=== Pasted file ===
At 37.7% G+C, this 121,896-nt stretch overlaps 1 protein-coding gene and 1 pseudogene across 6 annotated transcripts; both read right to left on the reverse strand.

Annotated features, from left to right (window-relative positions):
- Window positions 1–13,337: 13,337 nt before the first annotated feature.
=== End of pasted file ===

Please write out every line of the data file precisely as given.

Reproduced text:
At 37.7% G+C, this 121,896-nt stretch overlaps 1 protein-coding gene and 1 pseudogene across 6 annotated transcripts; both read right to left on the reverse strand.

Annotated features, from left to right (window-relative positions):
- Window positions 1–13,337: 13,337 nt before the first annotated feature.